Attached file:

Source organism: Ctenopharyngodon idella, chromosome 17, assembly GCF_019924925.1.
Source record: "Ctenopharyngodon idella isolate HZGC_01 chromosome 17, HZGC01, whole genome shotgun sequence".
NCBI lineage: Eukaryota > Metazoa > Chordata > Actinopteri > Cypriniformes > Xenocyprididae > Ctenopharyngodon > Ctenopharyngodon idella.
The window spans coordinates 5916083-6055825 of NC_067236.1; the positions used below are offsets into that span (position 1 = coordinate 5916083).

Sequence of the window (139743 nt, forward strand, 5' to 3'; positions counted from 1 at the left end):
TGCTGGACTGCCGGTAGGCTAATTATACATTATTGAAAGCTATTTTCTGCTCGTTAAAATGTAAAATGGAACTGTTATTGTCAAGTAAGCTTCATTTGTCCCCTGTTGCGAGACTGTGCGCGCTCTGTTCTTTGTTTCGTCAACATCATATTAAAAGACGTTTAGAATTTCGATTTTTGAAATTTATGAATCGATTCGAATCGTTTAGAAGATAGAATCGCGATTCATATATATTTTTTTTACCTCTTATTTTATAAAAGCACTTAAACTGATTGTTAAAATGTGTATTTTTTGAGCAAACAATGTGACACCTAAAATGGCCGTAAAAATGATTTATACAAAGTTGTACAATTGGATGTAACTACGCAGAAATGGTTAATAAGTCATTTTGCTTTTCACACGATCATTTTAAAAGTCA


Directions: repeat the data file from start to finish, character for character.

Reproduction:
Source organism: Ctenopharyngodon idella, chromosome 17, assembly GCF_019924925.1.
Source record: "Ctenopharyngodon idella isolate HZGC_01 chromosome 17, HZGC01, whole genome shotgun sequence".
NCBI lineage: Eukaryota > Metazoa > Chordata > Actinopteri > Cypriniformes > Xenocyprididae > Ctenopharyngodon > Ctenopharyngodon idella.
The window spans coordinates 5916083-6055825 of NC_067236.1; the positions used below are offsets into that span (position 1 = coordinate 5916083).

Sequence of the window (139743 nt, forward strand, 5' to 3'; positions counted from 1 at the left end):
TGCTGGACTGCCGGTAGGCTAATTATACATTATTGAAAGCTATTTTCTGCTCGTTAAAATGTAAAATGGAACTGTTATTGTCAAGTAAGCTTCATTTGTCCCCTGTTGCGAGACTGTGCGCGCTCTGTTCTTTGTTTCGTCAACATCATATTAAAAGACGTTTAGAATTTCGATTTTTGAAATTTATGAATCGATTCGAATCGTTTAGAAGATAGAATCGCGATTCATATATATTTTTTTTACCTCTTATTTTATAAAAGCACTTAAACTGATTGTTAAAATGTGTATTTTTTGAGCAAACAATGTGACACCTAAAATGGCCGTAAAAATGATTTATACAAAGTTGTACAATTGGATGTAACTACGCAGAAATGGTTAATAAGTCATTTTGCTTTTCACACGATCATTTTAAAAGTCA